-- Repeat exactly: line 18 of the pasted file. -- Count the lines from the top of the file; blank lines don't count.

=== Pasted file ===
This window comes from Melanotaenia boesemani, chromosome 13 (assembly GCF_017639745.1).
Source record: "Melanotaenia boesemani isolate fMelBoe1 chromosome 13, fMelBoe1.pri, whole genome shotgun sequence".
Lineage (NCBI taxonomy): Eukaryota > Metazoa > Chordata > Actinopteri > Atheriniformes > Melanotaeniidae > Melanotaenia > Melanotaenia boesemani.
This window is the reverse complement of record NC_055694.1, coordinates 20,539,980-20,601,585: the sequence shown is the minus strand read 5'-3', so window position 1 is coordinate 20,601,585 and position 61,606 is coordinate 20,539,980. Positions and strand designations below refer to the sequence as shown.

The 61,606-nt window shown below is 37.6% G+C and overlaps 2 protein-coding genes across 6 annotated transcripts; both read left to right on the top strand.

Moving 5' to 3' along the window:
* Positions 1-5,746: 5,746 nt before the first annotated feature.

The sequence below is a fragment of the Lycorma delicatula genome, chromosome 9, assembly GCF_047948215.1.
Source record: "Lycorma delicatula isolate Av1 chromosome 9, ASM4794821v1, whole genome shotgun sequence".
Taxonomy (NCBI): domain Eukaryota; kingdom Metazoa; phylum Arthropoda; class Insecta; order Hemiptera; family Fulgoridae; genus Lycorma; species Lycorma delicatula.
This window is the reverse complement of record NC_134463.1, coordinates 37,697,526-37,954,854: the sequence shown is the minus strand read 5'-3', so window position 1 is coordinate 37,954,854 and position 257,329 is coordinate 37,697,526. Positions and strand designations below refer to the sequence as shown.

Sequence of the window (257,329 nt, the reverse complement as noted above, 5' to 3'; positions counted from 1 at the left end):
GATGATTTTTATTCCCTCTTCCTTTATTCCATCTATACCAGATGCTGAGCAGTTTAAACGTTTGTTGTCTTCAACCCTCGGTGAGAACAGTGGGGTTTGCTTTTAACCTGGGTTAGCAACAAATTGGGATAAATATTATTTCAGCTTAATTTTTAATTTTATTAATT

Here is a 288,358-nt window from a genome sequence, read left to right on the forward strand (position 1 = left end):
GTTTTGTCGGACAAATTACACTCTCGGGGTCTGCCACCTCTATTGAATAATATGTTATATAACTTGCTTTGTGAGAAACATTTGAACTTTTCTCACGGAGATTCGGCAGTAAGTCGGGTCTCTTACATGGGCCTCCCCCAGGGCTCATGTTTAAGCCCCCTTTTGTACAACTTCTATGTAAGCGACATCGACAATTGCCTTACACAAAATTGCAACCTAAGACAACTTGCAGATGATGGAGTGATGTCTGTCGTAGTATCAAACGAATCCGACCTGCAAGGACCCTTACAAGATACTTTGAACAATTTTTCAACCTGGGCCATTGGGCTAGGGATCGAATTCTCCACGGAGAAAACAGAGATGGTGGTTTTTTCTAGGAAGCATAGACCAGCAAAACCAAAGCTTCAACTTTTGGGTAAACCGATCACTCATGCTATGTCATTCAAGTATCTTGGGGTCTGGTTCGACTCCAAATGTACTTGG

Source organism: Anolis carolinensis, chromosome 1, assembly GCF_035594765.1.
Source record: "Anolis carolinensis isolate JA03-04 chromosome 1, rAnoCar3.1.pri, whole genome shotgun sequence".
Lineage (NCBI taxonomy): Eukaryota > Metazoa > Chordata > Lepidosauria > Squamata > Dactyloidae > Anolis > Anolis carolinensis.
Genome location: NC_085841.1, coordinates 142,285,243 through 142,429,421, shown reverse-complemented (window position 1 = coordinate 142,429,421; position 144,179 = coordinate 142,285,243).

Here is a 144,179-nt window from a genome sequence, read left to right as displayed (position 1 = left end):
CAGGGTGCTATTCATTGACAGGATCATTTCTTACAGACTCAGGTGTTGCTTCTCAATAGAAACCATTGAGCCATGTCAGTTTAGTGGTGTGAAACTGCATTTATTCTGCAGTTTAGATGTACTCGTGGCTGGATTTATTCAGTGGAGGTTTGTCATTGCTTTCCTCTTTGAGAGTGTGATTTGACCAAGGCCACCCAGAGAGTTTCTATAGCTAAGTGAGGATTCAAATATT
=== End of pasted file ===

Lineage (NCBI taxonomy): Eukaryota > Metazoa > Chordata > Lepidosauria > Squamata > Dactyloidae > Anolis > Anolis carolinensis.